Thanks for that. This picture is part of an on-going series which occurs at intervals and which I too value, but which I seem to have little control over. But when I look back over time (many years, in fact) they are often the frames I would hate to loose. My intention for them is that they should be like stills from a movie, or maybe a scene from a dream, and there should be a feeling that something is about to happen. I have always been a huge admirer of Bill Brandt’s work, and as I expect you know, a great deal of his stuff is exactly like that. However, photography is of course one of the visual arts, and it should not need a ream of textual explanation for the viewer to appreciate it. So in that sense I certainly failed with this one!

John
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Patricia Sheley
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« Reply #9 on: March 05, 2011, 11:34:12 AM »
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Bruce

Thanks for that. This picture is part of an on-going series which occurs at intervals and which I too value, but which I seem to have little control over. But when I look back over time (many years, in fact) they are often the frames I would hate to loose. My intention for them is that they should be like stills from a movie, or maybe a scene from a dream, and there should be a feeling that something is about to happen. I have always been a huge admirer of Bill Brandt’s work, and as I expect you know, a great deal of his stuff is exactly like that. However, photography is of course one of the visual arts, and it should not need a ream of textual explanation for the viewer to appreciate it. So in that sense I certainly failed with this one!

John
OK, Now we're getting somewhere John...because that backstory supports what I initially saw in the preview size, but admittedly I kept struggling to find out what was keeping it from resonating for me, as opposed to not caring about the image...I must have cared because kept trying to find how to take it down to the emotive quality that kept trying to come to play...OK, I thought, how could this be dodged, burned to isolate it...couldn't get there... but then last night knocked out two thirds of the bottom "change in pavement area" including your vignette there, and shaved just enough off the top to balance... then the soft memoir/dream quality began to sparkle...it would be easy for you to go from there with some dodge and burn to emphasize those qualities...don't understand why it took me so long to identify the walls that were in the way of seeing why I liked it....sometimes quiet is not indifference...just slow cooking...   p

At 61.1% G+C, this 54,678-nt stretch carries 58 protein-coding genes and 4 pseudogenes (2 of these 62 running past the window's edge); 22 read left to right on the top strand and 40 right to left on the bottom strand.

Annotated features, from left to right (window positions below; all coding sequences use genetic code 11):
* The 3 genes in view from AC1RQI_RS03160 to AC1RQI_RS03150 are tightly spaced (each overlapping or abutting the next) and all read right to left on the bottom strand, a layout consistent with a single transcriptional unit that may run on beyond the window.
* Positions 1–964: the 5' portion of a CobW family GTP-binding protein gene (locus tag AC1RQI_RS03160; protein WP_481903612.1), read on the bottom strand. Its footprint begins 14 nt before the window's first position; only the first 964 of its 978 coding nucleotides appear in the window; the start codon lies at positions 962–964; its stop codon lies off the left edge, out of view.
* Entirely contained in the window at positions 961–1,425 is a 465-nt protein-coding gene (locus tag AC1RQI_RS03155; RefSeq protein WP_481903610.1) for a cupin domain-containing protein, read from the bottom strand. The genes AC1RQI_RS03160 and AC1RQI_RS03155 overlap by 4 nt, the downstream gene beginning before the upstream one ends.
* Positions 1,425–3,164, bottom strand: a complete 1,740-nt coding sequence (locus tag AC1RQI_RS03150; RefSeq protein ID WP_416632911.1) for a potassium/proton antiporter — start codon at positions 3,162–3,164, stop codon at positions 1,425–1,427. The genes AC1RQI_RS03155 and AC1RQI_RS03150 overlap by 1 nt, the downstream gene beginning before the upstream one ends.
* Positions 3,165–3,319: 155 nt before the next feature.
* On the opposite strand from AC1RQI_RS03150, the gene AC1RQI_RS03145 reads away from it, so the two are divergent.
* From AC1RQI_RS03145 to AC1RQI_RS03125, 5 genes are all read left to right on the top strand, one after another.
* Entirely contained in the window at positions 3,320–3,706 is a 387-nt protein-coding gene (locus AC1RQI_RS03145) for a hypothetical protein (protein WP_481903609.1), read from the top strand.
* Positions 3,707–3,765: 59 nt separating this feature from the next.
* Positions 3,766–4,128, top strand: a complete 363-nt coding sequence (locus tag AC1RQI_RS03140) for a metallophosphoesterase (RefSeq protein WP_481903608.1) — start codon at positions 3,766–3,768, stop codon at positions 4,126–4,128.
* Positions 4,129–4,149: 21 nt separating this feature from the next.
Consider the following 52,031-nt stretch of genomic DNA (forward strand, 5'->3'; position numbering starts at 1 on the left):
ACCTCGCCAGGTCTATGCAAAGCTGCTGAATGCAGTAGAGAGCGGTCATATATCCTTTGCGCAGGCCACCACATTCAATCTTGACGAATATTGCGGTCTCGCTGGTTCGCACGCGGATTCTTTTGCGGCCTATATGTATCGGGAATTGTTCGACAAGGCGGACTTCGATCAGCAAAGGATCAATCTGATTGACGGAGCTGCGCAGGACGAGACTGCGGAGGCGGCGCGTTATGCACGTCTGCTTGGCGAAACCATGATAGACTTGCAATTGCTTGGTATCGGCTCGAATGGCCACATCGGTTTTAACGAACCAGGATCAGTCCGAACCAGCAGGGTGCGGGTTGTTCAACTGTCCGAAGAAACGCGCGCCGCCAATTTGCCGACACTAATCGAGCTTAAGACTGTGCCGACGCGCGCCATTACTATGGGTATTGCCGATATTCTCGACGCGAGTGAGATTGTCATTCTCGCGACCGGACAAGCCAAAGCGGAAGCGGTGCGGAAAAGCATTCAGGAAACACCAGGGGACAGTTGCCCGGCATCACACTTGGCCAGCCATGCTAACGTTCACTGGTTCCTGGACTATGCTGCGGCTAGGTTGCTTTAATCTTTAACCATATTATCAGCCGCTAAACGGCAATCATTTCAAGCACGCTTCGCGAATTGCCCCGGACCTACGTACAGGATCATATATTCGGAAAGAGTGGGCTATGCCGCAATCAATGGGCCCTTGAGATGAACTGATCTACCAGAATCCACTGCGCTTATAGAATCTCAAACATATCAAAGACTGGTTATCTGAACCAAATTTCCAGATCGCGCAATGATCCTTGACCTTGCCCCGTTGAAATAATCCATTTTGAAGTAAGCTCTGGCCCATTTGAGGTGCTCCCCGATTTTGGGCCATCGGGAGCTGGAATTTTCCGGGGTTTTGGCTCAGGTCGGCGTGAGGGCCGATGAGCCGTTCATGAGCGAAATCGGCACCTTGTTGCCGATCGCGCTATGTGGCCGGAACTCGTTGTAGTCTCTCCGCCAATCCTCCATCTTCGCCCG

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Slobodan Blagojevic
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« Reply #10 on: March 05, 2011, 11:54:43 AM »
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... My intention for them is that they should be like stills from a movie, or maybe a scene from a dream, and there should be a feeling that something is about to happen... photography... should not need a ream of textual explanation for the viewer to appreciate it...

There is something to it.

My initial reaction to the image was: nice processing and toning, beautiful warm blacks, vignettes that work well... but... whats the point?... where is the content, the story? I then resigned to the possibility that the venue/atmosphere must have a different, more personal meaning to the photographer than to me.

But on second thought, even before you posted your own thoughts, I was thinking that there are photographs that do not stand well on their own, but are perfectly o.k. as a part of a story, either as an illustration to the text, or as a part of a visual essay. I can also perfectly envisage it on a book cover... a story about longing and waiting... for a loved one, a better life, a chance. And in that sense, certain photographs can benefit from a context, be it textual or visual.
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John R Smith
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« Reply #11 on: March 05, 2011, 11:59:45 AM »
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Thank you, Patricia, I will have a think about your suggestions. Here's another one in the same sort of vein. I have loads of churchyard shots, but for some reason I keep coming back to this one. There is just a slight edge of menace to it (I feel) which probably centres around the trefoil window in the background gateway door. This is St Enoder, just north of here, an isolated church in the middle of farmland.

John
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John R Smith
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Still crazy, after all these years


« Reply #12 on: March 05, 2011, 12:05:50 PM »